Oil Sinks Before OPEC+ Meeting

Oil Sinks Before OPEC+ Meeting
Oil's impressive 2021 rally is coming unstuck just days before OPEC+ meets to decide just how much crude it should return to the market.

(Bloomberg) -- Oil’s impressive 2021 rally is coming unstuck just days before OPEC+ meets to decide just how much crude it should return to the market.

Futures in New York sank below $60 a barrel, dropping for a third day to head for the longest losing run since December. The alliance meets on Thursday to decide on easing supply curbs after prices posted their best ever start to a year before the current skid. Ahead of the gathering, Saudi Arabia has urged members to take a cautious approach even as signs of tightening emerge.

The latest decline in prices may help to strengthen the Saudi stance, according to Stephen Innes, chief global market strategist at Axi. “That’s probably something that could sway the OPEC+ increase more back toward the 500,000 barrels per day as opposed to the 1.5 million,” he said.

Crude roared higher in the opening two months of 2021, aided by the deep OPEC+ supply cuts, which include unilateral reductions by the Saudis. The roll-out of vaccines and an investor charge into commodities have also underpinned the gains, which pushed prices in New York to the highest close since 2019.

Investors are “a little bit unsure whether OPEC will continue with the support they provided over the last few months with the supply cuts,” said Daniel Hynes, a senior commodity strategist at Australia & New Zealand Banking Group Ltd. If there’s a higher-than-expected increase, that could make things difficult in the short term given demand is still showing signs of fragility, he said.

The Organization of Petroleum Exporting Countries and its allies must decide how much output is to be restored -- and at what pace -- with current reductions amounting to just over 7 million barrels a day, or 7% of global supply. The grouping is the largest actor in the global oil market, with collective production covering more than 40% of worldwide demand.


  • West Texas Intermediate for April delivery dropped 1.2% to $59.89 a barrel at 12:43 p.m. in Singapore
    • Earlier, prices lost as much as 2% to $59.45
  • Brent for May settlement slid 1.2% to $62.96 a barrel
  • The Bloomberg Dollar Spot Index climbed 0.1%

OPEC+ still has plenty of scope to restore production, according to Goldman Sachs Group Inc., which estimates there’s a “massive” deficit of 2 million barrels per day at present. The pace of draws during the recovery will likely outstrip the group’s ability to ramp up, the bank warned in a March 1 report.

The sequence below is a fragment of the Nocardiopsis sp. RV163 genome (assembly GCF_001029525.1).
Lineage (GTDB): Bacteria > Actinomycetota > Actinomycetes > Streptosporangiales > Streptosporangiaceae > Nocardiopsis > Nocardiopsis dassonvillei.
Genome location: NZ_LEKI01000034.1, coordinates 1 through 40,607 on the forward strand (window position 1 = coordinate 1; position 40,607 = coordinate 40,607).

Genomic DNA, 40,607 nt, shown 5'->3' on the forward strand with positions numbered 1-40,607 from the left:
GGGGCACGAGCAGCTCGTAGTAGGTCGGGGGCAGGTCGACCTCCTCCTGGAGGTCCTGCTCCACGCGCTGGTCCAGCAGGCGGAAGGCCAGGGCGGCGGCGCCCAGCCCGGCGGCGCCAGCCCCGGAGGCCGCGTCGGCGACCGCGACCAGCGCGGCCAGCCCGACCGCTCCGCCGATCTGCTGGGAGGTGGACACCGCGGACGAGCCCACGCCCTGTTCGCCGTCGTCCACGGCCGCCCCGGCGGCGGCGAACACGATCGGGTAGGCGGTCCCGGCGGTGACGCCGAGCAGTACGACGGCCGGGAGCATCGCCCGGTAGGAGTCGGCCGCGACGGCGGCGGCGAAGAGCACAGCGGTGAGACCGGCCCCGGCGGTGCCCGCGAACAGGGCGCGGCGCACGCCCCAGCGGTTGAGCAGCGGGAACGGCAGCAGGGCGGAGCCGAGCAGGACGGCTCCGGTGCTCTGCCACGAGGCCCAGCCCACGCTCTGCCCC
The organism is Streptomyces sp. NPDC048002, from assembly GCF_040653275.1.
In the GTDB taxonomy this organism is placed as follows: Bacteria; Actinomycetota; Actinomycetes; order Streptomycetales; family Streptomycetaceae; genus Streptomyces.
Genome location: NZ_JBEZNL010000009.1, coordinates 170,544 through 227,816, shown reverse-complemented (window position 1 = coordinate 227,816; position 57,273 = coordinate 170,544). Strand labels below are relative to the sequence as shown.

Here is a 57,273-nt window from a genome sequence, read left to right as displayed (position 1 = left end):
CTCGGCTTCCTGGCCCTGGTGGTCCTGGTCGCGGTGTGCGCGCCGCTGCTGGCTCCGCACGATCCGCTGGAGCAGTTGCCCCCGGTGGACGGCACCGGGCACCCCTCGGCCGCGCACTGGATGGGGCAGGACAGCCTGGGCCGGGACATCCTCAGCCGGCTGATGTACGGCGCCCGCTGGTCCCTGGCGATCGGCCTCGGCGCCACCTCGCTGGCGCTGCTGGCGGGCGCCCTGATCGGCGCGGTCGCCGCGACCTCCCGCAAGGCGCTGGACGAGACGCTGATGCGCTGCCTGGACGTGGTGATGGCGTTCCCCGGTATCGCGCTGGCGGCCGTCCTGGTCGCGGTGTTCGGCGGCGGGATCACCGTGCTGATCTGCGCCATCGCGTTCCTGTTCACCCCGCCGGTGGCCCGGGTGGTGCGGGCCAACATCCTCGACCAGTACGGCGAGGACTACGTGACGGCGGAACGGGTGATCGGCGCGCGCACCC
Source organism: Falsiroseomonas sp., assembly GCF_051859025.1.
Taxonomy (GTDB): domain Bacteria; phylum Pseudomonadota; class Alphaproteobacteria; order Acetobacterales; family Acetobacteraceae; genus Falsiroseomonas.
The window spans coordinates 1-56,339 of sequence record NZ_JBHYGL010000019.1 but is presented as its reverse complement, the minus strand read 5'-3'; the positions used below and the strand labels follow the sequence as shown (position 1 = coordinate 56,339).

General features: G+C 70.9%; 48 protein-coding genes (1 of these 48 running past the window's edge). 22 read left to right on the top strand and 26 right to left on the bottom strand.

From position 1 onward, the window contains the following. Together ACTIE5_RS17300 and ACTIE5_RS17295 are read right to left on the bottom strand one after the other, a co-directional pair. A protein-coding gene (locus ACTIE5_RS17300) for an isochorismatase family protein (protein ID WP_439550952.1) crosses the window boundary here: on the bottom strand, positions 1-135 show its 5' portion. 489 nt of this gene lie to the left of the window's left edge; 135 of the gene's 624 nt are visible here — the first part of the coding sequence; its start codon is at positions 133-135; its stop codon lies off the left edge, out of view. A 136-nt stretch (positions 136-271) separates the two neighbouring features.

Investors will get clues later Tuesday on the market’s dynamics and outlook with Amin Nasser, chief executive officer of Saudi Aramco, and Mike Wirth, his counterpart at Chevron Corp., among the roster of speakers due to address IHS Markit’s annual CERAWeek conference, which is virtual this year

As OPEC+ weighs it decision, group leaders Saudi Arabia and Russia need to judge the likely response by U.S. shale producers. While most big publicly traded explorers in the U.S. are planning to keep output flat, smaller, private companies are seeking to grow supply after this year’s rally.

The runway to the Thursday’s full OPEC+ meeting starts later Tuesday with the group’s Joint Technical Committee gathering. The JTC’s role is to review the market conditions and members’ conformity with supply agreements.

Brent’s prompt timespread was 66 cents a barrel in backwardation on Tuesday. While that’s a bullish structure -- with near-dated prices above later-dated ones -- it’s the lowest reading since mid-February.

Related coverage:

  • Oil traders are securing tankers at cheap rates to ship crude as they bet the robust market rebound will accelerate this year.
  • Gasoline sales in India, used by millions for transport, faltered as high pump prices and a still-rising infection count hurt demand.
  • Venezuela oil exports fell in February after the U.S. sanctioned trading houses and individuals that had propped up exports of the commodity that bankrolls President Nicolas Maduro’s regime.

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